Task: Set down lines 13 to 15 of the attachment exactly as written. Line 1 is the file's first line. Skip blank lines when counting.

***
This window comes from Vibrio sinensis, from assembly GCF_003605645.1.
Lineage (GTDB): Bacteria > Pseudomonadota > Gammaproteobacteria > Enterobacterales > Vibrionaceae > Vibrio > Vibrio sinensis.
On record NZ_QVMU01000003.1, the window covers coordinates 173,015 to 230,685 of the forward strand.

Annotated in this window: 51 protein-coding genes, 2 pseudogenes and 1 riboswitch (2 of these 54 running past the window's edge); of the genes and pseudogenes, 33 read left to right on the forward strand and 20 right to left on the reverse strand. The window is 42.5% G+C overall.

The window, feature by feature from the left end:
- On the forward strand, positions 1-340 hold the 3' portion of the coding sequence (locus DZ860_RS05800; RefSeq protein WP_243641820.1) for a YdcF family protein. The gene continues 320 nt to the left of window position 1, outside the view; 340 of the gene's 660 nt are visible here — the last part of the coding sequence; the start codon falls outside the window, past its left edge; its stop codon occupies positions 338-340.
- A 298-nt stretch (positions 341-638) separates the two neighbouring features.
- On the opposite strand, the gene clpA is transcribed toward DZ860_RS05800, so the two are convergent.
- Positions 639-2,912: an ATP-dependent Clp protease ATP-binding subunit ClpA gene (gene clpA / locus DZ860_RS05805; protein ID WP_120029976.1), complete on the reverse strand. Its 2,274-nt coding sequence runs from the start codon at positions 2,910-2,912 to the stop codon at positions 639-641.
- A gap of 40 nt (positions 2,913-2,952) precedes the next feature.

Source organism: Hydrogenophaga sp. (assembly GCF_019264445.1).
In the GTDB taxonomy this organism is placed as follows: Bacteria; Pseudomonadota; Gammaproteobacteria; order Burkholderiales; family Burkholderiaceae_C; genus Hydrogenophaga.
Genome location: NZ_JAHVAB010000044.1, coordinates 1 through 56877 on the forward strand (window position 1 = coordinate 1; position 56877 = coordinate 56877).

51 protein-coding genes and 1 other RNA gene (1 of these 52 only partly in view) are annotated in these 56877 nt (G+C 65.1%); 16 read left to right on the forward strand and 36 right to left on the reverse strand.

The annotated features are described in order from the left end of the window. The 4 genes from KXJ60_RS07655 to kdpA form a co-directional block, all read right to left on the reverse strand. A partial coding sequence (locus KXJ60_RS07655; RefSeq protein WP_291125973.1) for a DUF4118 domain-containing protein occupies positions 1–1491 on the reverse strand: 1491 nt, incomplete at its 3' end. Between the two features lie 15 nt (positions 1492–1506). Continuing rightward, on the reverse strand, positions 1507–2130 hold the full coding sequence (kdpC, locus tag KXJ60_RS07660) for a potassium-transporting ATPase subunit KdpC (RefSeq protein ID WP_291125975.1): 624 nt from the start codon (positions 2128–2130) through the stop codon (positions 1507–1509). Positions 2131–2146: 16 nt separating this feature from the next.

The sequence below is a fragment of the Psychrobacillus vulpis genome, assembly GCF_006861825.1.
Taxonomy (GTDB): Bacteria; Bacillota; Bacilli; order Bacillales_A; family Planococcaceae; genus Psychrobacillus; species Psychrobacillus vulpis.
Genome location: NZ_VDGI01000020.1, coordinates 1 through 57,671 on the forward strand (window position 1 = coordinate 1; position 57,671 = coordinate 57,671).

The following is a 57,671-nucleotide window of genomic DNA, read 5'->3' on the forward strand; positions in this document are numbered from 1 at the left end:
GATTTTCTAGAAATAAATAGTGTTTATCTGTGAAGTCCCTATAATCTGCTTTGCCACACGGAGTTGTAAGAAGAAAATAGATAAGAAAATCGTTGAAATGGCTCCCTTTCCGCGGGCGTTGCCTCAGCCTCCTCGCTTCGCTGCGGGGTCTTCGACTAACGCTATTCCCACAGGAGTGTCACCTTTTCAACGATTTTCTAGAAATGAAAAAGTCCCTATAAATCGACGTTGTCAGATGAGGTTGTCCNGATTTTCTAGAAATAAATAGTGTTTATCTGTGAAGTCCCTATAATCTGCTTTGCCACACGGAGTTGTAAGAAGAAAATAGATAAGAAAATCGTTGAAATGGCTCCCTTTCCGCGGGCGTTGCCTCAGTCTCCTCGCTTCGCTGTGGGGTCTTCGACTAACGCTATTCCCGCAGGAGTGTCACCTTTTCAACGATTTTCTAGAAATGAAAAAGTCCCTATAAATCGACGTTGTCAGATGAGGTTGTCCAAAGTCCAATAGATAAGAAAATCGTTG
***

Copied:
Genome location: NZ_JAHVAB010000044.1, coordinates 1 through 56877 on the forward strand (window position 1 = coordinate 1; position 56877 = coordinate 56877).

51 protein-coding genes and 1 other RNA gene (1 of these 52 only partly in view) are annotated in these 56877 nt (G+C 65.1%); 16 read left to right on the forward strand and 36 right to left on the reverse strand.

The annotated features are described in order from the left end of the window. The 4 genes from KXJ60_RS07655 to kdpA form a co-directional block, all read right to left on the reverse strand. A partial coding sequence (locus KXJ60_RS07655; RefSeq protein WP_291125973.1) for a DUF4118 domain-containing protein occupies positions 1–1491 on the reverse strand: 1491 nt, incomplete at its 3' end. Between the two features lie 15 nt (positions 1492–1506). Continuing rightward, on the reverse strand, positions 1507–2130 hold the full coding sequence (kdpC, locus tag KXJ60_RS07660) for a potassium-transporting ATPase subunit KdpC (RefSeq protein ID WP_291125975.1): 624 nt from the start codon (positions 2128–2130) through the stop codon (positions 1507–1509). Positions 2131–2146: 16 nt separating this feature from the next.